You may well have seen the recent furor exploding about Facebook’s creepy little experiments on our brains. I’m never overly surprised when huge corporations trick us, deceive us, steal our money or spy on us. It’s almost a given in this Orwellian horror show we now live and breathe in. But I must admit I was pretty surprised to hear about the type of experiment FB had done on us.
Facebook is so entrenched in our lives, whether you admit it or not, that when you find out they’ve done something dirty it feels like a friend has lied to you. Well, maybe not “friend”, maybe more like the creepy uncle that pops round late at night that you’ve always thought might be hiding some corpses in his closet but you were too scared to ask because he buys you expensive birthday presents and you don’t want the gift train to get derailed.
The long and the short of it goes like this: Facebook is allowed to use your data, it’s in the T’s & C’s. They can fiddle about with it, sell it on, tweak it and try to make sense out of the billions of pictures of people’s cats, new carpets and delicious dinners.
Some people are unhappy about this use of our big data, and I can see their point. Personally I’m not too bothered, it is what it is, if it’s private don’t put it on the internet. The world has changed and privacy has changed with it. I look at the internet as a giver of good and evil. If you want to be able to order a pizza without talking to a human and listen to pretty much any song in the world for free at the click of a mouse, then you have to take the negative aspects too: they know where you live, they know what you like, and they know when you like it.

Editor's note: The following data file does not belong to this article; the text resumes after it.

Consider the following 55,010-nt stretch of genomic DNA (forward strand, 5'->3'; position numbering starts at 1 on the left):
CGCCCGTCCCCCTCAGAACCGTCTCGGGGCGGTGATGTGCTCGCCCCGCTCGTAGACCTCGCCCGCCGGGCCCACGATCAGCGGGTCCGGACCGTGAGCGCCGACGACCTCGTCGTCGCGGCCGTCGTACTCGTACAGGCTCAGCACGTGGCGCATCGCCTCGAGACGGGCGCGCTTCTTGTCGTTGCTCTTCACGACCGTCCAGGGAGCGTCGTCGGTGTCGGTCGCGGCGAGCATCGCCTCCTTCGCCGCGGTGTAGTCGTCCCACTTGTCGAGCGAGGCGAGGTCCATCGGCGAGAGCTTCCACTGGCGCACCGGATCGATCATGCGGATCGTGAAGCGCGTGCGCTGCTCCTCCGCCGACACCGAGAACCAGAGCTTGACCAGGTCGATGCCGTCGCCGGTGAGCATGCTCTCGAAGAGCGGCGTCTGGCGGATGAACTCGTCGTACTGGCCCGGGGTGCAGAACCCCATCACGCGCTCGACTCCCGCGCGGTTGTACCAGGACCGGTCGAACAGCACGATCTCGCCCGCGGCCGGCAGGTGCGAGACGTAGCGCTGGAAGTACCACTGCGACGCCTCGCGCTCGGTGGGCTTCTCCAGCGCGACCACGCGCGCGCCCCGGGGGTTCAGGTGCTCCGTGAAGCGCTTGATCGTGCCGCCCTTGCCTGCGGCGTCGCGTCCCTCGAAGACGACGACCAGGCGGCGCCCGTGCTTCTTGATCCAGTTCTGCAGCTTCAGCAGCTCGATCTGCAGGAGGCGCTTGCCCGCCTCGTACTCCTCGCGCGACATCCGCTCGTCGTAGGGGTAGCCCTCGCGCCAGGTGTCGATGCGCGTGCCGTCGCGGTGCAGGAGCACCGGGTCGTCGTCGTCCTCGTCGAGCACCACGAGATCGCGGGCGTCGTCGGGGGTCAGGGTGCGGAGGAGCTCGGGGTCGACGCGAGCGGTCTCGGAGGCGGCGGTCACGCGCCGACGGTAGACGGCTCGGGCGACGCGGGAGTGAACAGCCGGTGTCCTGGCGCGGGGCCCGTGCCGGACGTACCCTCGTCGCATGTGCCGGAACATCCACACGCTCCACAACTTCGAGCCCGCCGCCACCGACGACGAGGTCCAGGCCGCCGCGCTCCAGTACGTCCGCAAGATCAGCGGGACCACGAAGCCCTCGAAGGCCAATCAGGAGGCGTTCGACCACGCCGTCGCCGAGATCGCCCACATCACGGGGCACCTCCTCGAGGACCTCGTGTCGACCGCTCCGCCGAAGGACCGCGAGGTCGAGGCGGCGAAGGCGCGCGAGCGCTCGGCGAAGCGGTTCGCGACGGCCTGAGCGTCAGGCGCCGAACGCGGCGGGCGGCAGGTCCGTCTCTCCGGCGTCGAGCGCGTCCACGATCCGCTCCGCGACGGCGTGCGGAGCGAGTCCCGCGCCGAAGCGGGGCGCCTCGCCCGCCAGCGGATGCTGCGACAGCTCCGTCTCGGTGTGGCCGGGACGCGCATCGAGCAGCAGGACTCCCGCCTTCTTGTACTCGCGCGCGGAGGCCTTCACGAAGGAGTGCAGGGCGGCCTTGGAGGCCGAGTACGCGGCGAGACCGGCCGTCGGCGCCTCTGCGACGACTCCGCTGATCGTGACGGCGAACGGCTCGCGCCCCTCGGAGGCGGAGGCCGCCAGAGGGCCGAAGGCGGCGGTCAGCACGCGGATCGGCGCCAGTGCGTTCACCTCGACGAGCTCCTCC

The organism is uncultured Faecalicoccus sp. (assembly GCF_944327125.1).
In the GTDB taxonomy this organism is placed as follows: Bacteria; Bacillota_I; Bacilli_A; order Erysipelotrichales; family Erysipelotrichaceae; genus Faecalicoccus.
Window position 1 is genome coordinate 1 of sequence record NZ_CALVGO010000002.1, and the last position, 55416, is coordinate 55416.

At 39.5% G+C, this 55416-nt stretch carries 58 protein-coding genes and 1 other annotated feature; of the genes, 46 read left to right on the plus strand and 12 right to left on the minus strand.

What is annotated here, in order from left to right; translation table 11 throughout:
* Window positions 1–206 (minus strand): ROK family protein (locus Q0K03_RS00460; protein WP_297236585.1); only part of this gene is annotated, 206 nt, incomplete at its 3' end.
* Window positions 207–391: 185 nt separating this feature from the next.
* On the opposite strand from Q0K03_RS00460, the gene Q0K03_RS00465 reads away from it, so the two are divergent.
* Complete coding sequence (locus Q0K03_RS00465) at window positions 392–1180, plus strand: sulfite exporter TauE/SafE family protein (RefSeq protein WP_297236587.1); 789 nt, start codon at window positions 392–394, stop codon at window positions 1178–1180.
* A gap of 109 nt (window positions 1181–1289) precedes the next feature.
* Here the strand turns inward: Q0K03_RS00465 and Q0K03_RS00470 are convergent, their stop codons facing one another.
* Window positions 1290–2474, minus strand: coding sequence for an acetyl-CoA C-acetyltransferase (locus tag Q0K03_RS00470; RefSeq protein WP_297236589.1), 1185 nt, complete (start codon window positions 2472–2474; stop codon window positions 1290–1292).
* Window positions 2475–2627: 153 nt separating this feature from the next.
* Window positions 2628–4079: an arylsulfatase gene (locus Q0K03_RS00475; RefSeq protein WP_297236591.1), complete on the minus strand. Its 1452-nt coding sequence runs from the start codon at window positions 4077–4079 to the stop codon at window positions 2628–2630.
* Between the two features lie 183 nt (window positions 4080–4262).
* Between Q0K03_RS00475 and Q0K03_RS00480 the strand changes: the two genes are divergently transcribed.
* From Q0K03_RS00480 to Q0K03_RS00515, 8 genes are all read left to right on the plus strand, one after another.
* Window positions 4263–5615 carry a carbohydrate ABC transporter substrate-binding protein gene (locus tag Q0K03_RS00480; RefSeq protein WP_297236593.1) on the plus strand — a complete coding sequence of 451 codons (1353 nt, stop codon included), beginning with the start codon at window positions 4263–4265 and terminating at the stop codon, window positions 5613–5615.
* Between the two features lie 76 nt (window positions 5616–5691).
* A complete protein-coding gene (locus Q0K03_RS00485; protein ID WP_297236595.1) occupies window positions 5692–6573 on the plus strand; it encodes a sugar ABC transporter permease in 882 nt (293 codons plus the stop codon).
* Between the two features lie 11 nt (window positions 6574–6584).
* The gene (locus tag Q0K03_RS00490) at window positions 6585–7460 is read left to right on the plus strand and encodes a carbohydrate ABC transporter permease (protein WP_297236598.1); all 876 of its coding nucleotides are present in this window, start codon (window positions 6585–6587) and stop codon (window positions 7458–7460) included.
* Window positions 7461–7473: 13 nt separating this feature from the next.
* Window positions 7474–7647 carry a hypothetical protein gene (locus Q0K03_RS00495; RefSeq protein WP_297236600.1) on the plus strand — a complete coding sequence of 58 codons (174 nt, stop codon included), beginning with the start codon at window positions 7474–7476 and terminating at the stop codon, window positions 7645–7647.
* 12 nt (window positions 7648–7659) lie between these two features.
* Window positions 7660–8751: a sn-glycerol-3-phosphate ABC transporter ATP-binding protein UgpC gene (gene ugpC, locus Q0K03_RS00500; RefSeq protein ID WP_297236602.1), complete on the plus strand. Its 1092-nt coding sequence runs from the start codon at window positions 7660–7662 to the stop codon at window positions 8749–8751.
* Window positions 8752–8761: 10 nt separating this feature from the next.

Having said that, Facebook properly stepped over the mark with this one. This is the experiment in a nutshell: in 2012 they took 689,003 Facebook users and split them into two groups. Half were blocked from seeing posts containing positive words and phrases and the other half had negative posts blocked. They then waited with bated breath to see whether the guinea pigs posted up more positive or more negative content as a result. So Facebook wasn’t trying to measure your mood, they were trying to change it. They wanted to see if your mood was malleable enough to be impacted by your Facebook visits.
Now, it’s not clear whether the results were particularly significant or not, but it would be no surprise if there was some success. After all, human’s brains are much softer than we like to think.
It might well be that the worst thing that happened was that some people felt a little bit sadder than normal. But imagine if someone was already on the edge, maybe mentally ill or unstable. Maybe a few additional :(’s was all they needed for that push over the bleak cliff edge? What if Facebook’s digital fumblings caused a suicide? Now, obviously I’m taking this to the least likely, most horrible conclusion. But what if? Did Mark Sockburger (or whatever his name is) ponder that?
One of the data scientists involved in the study – Adam Kramer – showed some regrets on his own FB wall: “In hindsight, the research benefits of the paper may not have justified all of this anxiety”. To be fair that sounds more like he wished he wasn’t getting hassled about it rather than regretting dabbling with hundreds of thousands of people’s emotions.
I suppose the take home message here is that if you’re putting anything online and regularly using any service, they are watching you. If it bothers you then read the T’s and C’s carefully and then abstain. This sort of thing is only going to get worse as technology gets smarter and swifter. It won’t be long before you enter Sports Direct to buy a pair of socks and walk out 20 seconds later with a probe up your nether pipes, 30 pairs of those shoes you’ve always wanted but can’t afford and absolutely no recollection of the transaction at all.